Colonel Blimp is a pompous character created by British cartoonist David Low. Entering the English language in 1937, by definition, a “Colonel Blimp” or just “Blimp” is an ultra-conservative, pompous individual. It can also be used as an adjective to describe what someone has said as in, “I can’t believe he made that Colonel Blimp statement.”
Colonel Blimp is a bald, red-faced, mustachioed, man with considerable girth. In fact, his surname is derived from the shape of his body. And, like the dirigible, both the blimp and Colonel Blimp are full of hot air.
The word “blimp” first came into existence when dirigible airships were first produced. The word is onomatopoetic in that it is the sound that is made when the gasbag is thumped with the thumb; no word on whether the same can be said for thumping the colonel. In literature, if “blimp” is spelled in the lower case, it refers to the airship; if it is capitalized, it refers to the colonel.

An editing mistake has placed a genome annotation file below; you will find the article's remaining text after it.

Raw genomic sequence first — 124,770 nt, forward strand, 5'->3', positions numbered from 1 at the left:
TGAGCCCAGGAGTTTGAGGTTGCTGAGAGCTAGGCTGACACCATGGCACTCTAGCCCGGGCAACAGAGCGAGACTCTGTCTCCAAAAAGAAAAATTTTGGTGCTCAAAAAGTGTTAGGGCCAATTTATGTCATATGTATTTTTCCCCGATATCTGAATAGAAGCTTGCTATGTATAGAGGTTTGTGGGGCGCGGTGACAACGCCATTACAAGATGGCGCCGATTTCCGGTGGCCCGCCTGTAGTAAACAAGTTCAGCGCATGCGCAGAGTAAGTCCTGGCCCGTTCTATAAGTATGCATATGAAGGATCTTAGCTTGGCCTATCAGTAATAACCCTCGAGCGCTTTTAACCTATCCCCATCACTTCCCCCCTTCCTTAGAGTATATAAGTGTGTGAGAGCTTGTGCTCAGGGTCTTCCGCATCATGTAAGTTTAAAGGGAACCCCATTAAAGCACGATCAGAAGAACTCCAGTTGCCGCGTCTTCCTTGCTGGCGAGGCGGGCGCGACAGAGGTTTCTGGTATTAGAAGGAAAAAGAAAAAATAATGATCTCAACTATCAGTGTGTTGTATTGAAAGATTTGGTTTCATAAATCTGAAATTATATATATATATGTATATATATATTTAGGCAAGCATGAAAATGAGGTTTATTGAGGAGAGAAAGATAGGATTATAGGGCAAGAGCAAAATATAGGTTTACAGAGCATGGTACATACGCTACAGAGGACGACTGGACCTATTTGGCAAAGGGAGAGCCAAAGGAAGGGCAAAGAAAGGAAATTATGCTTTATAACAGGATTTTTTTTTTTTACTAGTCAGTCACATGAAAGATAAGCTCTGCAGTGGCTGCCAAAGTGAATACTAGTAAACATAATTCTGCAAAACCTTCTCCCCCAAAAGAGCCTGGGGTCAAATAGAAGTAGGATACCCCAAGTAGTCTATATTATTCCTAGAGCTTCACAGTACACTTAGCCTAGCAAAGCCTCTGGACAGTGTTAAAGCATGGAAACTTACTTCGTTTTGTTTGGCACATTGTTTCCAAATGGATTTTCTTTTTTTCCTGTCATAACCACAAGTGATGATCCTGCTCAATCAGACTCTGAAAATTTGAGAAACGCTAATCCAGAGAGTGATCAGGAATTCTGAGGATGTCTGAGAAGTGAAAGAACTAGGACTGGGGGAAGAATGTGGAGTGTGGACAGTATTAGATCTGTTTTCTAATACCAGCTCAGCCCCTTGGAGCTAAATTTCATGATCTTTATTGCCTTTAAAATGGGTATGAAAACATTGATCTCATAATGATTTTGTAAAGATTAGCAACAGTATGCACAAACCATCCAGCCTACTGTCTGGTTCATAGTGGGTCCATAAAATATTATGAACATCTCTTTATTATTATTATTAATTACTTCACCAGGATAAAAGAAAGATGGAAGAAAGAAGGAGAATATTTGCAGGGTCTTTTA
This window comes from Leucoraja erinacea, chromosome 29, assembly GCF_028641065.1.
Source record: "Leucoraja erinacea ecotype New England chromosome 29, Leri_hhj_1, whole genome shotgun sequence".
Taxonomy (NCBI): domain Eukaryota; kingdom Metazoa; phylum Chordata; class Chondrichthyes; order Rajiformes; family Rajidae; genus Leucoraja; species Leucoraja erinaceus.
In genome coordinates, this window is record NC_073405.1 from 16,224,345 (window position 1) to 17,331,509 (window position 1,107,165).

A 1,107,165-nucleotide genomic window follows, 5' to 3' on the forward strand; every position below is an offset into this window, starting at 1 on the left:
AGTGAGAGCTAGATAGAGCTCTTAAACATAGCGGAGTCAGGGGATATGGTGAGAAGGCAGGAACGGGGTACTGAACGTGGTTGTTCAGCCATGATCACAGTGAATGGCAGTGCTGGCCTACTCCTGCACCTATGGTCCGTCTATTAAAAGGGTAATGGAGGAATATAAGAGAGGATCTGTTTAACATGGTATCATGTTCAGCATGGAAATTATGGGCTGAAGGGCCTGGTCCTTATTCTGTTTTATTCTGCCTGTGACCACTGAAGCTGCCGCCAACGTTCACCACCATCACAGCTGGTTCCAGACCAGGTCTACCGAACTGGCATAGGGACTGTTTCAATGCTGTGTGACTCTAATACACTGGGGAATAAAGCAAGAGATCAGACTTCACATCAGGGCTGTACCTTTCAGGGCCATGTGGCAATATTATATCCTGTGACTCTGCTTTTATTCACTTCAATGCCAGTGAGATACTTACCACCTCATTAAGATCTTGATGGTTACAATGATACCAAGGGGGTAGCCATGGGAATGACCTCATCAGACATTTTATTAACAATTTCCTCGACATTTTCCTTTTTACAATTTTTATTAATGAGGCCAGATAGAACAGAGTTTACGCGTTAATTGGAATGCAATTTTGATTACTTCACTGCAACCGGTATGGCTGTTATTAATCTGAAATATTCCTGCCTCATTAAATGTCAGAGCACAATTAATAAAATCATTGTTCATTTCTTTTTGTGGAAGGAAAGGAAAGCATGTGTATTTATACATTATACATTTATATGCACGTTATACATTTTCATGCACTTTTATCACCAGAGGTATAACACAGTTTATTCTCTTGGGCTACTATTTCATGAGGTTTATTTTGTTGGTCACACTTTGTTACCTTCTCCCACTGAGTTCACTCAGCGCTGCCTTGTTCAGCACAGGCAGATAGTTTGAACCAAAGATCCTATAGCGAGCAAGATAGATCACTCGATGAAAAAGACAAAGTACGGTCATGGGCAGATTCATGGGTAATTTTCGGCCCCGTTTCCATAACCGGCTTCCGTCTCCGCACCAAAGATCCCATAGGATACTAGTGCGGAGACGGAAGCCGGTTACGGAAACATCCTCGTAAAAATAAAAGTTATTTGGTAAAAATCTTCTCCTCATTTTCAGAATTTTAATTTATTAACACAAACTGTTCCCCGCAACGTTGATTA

Typically, Colonel Blimp is depicted in a spa or gym as the character is a part of the leisure class in Britain. Thus, it is assumed that when he makes pronouncements about how aggressive the British military should be, readers know that neither he nor his offspring will have to fight those battles. He is also depicted as nearly naked which coincides with the uninhibited nature of his wisdom. And, like his physique, his viewpoints can be ugly.
Colonel Blimps have existed as long as humanity. That may be why the term has at least 44 synonyms. In the United States we are dealing with our own 21st century Colonel Blimp as we watch our electoral catastrophe spiral out of control. And while our Colonel Blimp makes for great sound bites and outstanding political cartoons, it would probably be better for our country if the politicians were more responsible, and the cartoonists had to look elsewhere for fodder.
This cartoon by Bill Bramhall suggests that after 80 years, nothing really changes.